Council OKs age-friendly and seniors housing plans

District of Lillooet Council has voted to accept the Active Community Master Plan and the Age-friendly and Senior Housing Master Plan.

Council voted unanimously to accept the plans as presented at its Aug. 13 regular meeting.

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“It was a delight to do and be part of,” commented Mayor Marg Lampman. “I think the response by the community was excellent. We had about 190 people respond to it. And the information within this report will serve future councils and staff in our planning as they work through planning and budget items.”

Mayor Lampman added, “ From what I read, there is an overall desire for people to get out and be more active and to have more seniors housing at all levels.”

Councillor Kevin Aitken noted, “This is a good example of us going out to the community and listening and getting input.”

The two plans were done concurrently to maximize the use of resources and allow for an efficient public engagement process.

The strategy developing the two plans took place between January 2018 and June 2018 and followed a four-phased planning process in order to answer the questions:

1. What is happening in and around Lillooet to support community members as they


2. What matters most to residents?

3. What can be done to make things better –in other words, what changes can be

made that have both a high impact and that residents want?

The District of Lillooet has an aging population. About one quarter of its population (24 per cent) is above the age of 65, increasing by about nine per cent between the years 2006–2015. This is compared to the Squamish-Lillooet Regional District as a whole, where about 11 per cent of the population is over the age of 65. This means that there are about 535 individuals over the age of 65 living in the District of Lillooet and 945 between the ages of 40 -64.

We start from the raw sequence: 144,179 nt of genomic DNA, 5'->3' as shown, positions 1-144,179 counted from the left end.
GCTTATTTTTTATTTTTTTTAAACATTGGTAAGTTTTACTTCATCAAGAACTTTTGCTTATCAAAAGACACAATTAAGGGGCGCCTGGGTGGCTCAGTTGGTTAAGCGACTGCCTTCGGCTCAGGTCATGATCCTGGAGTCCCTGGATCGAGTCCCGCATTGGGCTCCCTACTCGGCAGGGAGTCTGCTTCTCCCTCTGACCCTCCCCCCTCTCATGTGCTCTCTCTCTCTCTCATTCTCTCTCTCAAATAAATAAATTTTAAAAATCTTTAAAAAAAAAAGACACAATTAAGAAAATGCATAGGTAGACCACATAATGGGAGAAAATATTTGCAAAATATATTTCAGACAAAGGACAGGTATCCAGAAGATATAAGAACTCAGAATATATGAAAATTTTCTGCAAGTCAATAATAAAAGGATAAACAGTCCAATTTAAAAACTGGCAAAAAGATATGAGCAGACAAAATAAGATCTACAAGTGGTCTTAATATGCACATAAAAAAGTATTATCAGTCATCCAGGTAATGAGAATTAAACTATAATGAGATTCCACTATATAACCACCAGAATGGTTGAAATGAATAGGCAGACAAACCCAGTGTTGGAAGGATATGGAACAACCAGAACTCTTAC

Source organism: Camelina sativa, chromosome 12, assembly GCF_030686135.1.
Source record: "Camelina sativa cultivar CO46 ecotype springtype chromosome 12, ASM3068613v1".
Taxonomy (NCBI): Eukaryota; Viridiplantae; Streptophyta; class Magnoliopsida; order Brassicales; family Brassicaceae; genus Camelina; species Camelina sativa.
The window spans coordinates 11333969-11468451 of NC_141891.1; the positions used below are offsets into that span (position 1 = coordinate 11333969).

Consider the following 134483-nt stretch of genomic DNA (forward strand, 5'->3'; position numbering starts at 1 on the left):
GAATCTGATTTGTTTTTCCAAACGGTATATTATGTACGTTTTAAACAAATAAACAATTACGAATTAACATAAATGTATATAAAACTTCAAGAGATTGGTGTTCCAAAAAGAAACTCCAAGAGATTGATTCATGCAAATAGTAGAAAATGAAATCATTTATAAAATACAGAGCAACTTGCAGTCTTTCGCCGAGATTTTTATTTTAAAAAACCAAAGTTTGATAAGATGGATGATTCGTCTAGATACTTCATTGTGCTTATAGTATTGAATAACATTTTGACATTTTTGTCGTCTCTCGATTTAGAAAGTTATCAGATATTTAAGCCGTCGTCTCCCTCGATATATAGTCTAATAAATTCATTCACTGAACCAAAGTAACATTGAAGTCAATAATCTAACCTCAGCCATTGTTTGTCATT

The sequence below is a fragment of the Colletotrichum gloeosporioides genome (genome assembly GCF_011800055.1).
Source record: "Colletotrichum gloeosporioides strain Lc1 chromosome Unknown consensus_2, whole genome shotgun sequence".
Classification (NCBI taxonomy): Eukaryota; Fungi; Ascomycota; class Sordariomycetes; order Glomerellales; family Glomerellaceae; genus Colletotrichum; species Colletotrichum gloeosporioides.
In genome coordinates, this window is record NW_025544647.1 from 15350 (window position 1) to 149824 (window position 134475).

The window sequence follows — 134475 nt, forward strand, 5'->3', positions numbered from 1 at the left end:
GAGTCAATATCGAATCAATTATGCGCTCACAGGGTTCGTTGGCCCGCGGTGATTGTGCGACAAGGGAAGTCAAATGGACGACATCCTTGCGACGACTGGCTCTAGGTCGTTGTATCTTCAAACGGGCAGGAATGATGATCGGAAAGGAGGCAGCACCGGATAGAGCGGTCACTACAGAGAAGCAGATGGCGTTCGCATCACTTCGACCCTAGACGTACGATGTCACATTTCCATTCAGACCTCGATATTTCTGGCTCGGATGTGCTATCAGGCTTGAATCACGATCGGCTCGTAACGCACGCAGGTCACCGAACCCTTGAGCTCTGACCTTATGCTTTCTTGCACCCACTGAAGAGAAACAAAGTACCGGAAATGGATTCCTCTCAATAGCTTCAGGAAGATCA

The plans state that the municipality is also a hub for several communities nearby, including the six Northern St’át’imc communities and SLRD Area B.

“As a result, the District of Lillooet may also need to consider the potential needs of

seniors in nearby communities who may access services in Lillooet or who may wish to live in Lillooet as they age, in order to be closer to amenities and services,” the plans state.

Transportation, housing and access to community supports and health services are identified as some of the top challenges for seniors in Lillooet.

Asked what kind of housing, if any, they are looking for, 54 per cent of participants in the survey said they want to live independently and not in a retirement home or retirement community. Nineteen per cent replied that they want to live independently (no assistance with daily tasks) in a retirement home or community. Seventeen per cent would prefer assisted living (some assistance with daily tasks), seven per cent opt for a long term care home and four per cent answered “Other.”

Survey results for the Active Community Master Plan indicate residents want to spend time outdoors, be healthy, be sociable and have access to some easy trails and bike paths.

Fifty-eight per cent of the respondents say they use the Lillooet REC Centre and 45 per cent of survey respondents said they were satisfied with opportunities to be active in Lillooet, while 39 per cent said they were neither satisfied or dissatisfied. Only 16 per cent said they were dissatisfied or very dissatisfied.

Respondents identified proximity to nature, the climate and Lillooet’s outdoor active infrastructure as the community’s greatest assets.

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